Learn how to let go.

Designers who get too attached to design elements will quickly lose their way. It’s crucial to teach your team to let go.

Every critique should start with a review of the design’s objectives, not discussing its aesthetic value. If things get out of control, you can refocus the discussion. They’ll be able to see beyond their designs and accept feedback much more easily.

Open-ended questions.

Harvard Business Review says that open-ended questions are more effective at getting feedback. They also create better designs. The scope and quality of the feedback we get will depend on how we ask.

Don’t limit feedback. This is in contrast to closed-ended questions like “Do you like the design ?”. They’re more likely to give helpful feedback to help designers improve their work without restrictions.

Get clarifications.

Your team will benefit more if they understand the feedback you give them. It’s, therefore, important to coach your team on how to react to feedback.

Asking clarifying questions is an important step. They will be able to get to the root of the issue and can better iterate on their feedback. This will result in a less revision-intensive design process.

Make lots of notes.

Only actionable feedback is helpful. You can’t take any feedback that you don’t remember.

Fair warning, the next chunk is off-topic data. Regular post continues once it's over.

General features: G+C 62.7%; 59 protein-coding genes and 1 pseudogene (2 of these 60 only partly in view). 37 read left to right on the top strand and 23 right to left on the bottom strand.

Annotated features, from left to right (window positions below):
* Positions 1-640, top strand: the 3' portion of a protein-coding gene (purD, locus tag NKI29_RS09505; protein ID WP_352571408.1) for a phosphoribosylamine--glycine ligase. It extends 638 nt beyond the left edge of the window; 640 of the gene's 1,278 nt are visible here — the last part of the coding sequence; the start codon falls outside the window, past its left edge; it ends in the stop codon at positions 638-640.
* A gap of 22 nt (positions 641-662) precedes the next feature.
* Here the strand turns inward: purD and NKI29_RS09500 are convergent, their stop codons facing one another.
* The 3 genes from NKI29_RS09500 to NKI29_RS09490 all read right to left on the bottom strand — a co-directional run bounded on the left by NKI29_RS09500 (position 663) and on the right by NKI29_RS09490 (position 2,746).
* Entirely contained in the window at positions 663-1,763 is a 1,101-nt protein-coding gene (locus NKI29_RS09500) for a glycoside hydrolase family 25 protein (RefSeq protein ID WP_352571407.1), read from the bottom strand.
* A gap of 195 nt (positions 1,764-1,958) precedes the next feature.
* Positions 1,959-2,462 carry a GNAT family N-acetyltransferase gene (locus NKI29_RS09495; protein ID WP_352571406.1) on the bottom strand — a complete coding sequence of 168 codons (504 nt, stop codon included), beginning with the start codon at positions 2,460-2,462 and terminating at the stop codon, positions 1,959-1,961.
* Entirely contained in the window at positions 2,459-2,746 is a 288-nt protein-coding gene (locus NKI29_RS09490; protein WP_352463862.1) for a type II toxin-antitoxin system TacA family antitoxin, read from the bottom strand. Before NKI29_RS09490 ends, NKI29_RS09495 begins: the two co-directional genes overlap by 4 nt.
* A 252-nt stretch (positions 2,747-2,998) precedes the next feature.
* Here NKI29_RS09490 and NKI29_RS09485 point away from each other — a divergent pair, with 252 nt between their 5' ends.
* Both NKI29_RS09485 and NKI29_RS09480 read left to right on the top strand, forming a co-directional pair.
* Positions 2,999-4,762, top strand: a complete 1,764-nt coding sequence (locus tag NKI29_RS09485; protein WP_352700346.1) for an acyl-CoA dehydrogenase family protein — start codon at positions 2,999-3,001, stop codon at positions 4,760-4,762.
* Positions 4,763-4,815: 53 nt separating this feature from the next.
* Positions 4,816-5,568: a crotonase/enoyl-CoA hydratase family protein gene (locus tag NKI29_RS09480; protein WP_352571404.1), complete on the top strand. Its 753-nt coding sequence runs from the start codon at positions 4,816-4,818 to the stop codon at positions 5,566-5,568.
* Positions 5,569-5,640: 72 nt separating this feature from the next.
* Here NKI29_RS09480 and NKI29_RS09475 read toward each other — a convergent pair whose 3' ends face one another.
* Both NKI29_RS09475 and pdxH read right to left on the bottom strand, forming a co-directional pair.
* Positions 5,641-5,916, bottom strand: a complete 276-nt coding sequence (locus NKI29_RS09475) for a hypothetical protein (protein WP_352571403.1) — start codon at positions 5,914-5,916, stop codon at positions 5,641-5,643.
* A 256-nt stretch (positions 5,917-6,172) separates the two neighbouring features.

It’s a brilliant idea to encourage your team members to take lots of notes and listen to feedback. This will allow them to review their notes after getting away from the discussion.

You may like: How To Make A Moodboard For UX/UI Design?

Get advice, not feedback.

Most people mistakenly associate criticism with feedback. When asked for feedback, some people feel uncomfortable giving it. Your team can be encouraged to ask for advice instead.

Ui UX design services

Our Ui UX design services help you improve your user’s experience and let them enjoy checking out your website or application. We help make your interfaces more user-friendly and efficient. UI/UX design services can also help you gather valuable feedback from customers to improve your product or service.

Subscribe our newsletter !
Email Address
Related articles

How to Become a Motion Graphic Designer?

read more

A Brief Overview of Lean UX

read more

UX Strategy and Its Components

read more
Let's have a free consultation!